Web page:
Students will make principled decisions about when and how to take a stand against bias and injustice in their everyday lives and will do so despite negative peer or group pressure.
Students will plan and carry out collective action against bias and injustice in the world and will evaluate what strategies are most effective.
You’ll notice that in the standards above, part of the process of “taking action” involves decision-making, planning, evaluation, and reflection. While action can and should be an important element of justice-oriented learning, it’s important to remember that action takes different forms and involves different steps. Activities that call students to critically reflect and engage in their own perspective-shifting are also a form of activism.
So, how do we do this in the classroom? The answer is to start small. If you are not able to immediately engage students in action-oriented activism in their own and others’ communities, consider engaging students in the experiences below as initial steps. Depending on the proficiency level of the students, these activities may be completed in the language studied and/or in the student’s native language.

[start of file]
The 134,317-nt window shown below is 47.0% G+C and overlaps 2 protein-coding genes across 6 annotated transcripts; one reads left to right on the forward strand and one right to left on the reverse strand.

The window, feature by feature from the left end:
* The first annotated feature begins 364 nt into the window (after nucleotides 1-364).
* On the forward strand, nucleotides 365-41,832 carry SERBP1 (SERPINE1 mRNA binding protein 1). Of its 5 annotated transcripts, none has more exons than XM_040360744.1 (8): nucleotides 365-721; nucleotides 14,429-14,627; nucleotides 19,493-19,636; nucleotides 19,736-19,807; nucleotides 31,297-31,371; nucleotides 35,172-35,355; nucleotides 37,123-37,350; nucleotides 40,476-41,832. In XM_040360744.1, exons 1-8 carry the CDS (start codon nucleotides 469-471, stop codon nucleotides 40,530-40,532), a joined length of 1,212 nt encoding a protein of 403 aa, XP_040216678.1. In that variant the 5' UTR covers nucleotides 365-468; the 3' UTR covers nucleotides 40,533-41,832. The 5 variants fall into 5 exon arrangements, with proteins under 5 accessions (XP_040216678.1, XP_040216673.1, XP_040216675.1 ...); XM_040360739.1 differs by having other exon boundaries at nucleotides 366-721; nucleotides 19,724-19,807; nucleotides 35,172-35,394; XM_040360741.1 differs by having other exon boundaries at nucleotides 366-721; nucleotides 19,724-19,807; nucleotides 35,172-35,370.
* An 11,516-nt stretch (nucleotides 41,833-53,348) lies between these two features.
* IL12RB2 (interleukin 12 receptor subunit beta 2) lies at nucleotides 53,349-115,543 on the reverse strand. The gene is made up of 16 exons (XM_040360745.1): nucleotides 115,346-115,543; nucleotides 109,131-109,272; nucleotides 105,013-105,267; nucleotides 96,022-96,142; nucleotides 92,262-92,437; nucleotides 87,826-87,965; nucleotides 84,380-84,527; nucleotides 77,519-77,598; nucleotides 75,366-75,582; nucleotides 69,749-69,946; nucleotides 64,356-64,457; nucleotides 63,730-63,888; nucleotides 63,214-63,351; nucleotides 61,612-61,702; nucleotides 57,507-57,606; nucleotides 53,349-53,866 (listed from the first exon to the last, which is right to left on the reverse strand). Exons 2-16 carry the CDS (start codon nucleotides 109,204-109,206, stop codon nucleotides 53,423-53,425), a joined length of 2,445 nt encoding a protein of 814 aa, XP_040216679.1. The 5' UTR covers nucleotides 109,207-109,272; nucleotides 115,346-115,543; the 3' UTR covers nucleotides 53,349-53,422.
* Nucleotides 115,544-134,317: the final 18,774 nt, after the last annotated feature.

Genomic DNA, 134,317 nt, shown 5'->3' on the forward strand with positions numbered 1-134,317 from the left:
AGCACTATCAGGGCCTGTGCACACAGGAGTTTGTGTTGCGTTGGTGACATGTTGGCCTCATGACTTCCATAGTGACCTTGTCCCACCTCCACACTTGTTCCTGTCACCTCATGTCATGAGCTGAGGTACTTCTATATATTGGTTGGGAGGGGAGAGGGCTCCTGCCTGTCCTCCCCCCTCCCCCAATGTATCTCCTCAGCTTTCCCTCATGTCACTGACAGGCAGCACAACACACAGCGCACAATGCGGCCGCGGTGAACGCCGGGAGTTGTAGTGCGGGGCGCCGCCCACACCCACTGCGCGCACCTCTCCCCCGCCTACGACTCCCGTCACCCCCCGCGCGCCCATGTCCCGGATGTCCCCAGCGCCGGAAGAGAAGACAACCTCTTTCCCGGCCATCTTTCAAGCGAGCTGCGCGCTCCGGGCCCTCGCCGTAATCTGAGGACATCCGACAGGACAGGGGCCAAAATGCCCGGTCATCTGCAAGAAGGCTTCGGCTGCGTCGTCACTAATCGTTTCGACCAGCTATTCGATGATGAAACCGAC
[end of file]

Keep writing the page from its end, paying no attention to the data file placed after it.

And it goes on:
- Respond to prompts, activities, and assignments in which they reflect on their own perspective shifting
- Describe and evaluate the impact of historical and contemporary social justice movements in various communities of the language studied
- Brainstorm how they might increase critical awareness of a social justice issue in their own communities
- Identify contemporary activism campaigns in the communities of the language studied and outline how they might align themselves with such efforts
What other “small steps” have you found to be successful with including representation, inclusion, and activism in your classes?
Anya, U., & Randolph, L. J., Jr. (2019). Diversifying language educators and learners. The Language Educator, 14(4), 23-27.
Bishop, R. S. (1990). Mirrors, windows, and sliding glass doors. Perspectives, 1(3), ix-xi.
L. J. Randolph Jr., Ed.D., is an Associate Professor of Spanish and Education and coordinator of the World Language Teacher Education Program at the University of North Carolina, Wilmington. He teaches courses in Spanish language, contemporary Latinx cultures, and second language teaching methods. His research focuses on a variety of critical issues in language education, including the teaching of Spanish to heritage and native speakers and the incorporation of critical and justice-oriented pedagogies.